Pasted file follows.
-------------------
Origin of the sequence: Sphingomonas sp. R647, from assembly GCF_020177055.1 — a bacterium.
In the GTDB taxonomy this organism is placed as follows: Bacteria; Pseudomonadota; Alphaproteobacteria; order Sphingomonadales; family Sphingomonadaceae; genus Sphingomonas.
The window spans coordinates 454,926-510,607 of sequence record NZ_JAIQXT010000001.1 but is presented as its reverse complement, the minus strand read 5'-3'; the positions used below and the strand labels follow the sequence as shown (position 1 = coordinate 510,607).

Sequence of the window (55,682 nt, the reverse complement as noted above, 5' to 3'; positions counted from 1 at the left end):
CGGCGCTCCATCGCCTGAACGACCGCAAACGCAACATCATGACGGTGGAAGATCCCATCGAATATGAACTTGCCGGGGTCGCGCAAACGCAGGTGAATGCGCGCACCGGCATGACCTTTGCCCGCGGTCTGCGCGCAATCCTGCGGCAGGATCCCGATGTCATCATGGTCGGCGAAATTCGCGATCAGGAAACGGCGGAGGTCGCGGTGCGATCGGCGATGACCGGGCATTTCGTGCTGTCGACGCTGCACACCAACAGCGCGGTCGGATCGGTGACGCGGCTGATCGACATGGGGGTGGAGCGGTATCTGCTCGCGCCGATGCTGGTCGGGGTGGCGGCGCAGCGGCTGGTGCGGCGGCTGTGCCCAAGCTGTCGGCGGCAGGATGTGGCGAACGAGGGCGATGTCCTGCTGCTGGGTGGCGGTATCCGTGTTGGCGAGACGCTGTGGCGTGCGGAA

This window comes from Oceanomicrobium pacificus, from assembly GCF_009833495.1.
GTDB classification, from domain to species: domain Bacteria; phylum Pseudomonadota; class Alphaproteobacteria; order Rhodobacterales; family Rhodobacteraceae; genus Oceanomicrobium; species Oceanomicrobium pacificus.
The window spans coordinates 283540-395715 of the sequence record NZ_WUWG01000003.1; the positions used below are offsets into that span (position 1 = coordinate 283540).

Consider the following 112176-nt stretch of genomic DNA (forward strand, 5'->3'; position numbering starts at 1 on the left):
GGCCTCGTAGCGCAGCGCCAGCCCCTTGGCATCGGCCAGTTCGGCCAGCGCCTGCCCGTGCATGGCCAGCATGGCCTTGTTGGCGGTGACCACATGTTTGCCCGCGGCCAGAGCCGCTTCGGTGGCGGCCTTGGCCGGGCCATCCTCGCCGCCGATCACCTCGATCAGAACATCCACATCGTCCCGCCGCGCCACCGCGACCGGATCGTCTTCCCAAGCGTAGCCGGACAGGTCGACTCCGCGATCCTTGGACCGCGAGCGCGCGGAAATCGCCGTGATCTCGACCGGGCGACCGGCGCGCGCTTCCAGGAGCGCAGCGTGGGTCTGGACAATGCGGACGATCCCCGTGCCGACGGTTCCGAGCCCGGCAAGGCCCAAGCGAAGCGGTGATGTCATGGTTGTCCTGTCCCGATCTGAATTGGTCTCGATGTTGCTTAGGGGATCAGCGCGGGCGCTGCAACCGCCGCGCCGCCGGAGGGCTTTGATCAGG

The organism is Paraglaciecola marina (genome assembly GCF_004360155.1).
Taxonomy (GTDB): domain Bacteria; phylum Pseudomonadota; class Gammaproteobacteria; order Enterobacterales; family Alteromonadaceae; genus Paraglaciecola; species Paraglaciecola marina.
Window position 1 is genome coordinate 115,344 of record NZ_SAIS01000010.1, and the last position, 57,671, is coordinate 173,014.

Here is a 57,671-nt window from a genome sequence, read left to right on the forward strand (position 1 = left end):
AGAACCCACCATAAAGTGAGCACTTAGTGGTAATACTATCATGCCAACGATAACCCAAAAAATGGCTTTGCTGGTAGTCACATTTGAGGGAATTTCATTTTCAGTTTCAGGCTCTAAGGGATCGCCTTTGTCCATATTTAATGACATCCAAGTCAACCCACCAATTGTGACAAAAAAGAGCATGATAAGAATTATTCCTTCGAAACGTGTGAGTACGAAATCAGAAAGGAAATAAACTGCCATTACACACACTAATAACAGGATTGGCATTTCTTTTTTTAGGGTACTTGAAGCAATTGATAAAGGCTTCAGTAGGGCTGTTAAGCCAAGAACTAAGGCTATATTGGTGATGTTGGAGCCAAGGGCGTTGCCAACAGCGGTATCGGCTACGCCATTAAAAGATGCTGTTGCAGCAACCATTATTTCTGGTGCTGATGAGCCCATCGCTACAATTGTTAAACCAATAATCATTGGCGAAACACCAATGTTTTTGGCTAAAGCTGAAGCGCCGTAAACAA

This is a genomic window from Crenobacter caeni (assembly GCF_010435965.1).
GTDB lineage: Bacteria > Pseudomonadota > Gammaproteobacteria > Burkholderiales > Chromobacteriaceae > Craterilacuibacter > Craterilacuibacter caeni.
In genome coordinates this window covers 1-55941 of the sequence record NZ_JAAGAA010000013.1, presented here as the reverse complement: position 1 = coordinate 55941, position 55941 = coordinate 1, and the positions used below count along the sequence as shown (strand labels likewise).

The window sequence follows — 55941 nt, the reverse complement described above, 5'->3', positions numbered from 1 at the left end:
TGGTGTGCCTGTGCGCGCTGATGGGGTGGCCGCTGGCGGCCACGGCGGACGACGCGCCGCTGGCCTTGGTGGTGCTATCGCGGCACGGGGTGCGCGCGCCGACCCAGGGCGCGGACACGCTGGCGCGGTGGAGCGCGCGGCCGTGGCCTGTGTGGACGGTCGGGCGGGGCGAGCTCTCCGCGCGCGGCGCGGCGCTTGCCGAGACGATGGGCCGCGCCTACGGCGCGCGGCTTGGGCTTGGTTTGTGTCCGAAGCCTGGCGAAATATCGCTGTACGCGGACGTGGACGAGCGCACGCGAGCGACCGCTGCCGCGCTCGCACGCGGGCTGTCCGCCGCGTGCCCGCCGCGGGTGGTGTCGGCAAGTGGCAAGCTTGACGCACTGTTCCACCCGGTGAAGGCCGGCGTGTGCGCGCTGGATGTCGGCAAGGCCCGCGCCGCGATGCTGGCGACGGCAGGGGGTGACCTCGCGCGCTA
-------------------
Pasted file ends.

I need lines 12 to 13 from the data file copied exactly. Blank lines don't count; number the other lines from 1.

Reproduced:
Taxonomy (GTDB): domain Bacteria; phylum Pseudomonadota; class Gammaproteobacteria; order Enterobacterales; family Alteromonadaceae; genus Paraglaciecola; species Paraglaciecola marina.
Window position 1 is genome coordinate 115,344 of record NZ_SAIS01000010.1, and the last position, 57,671, is coordinate 173,014.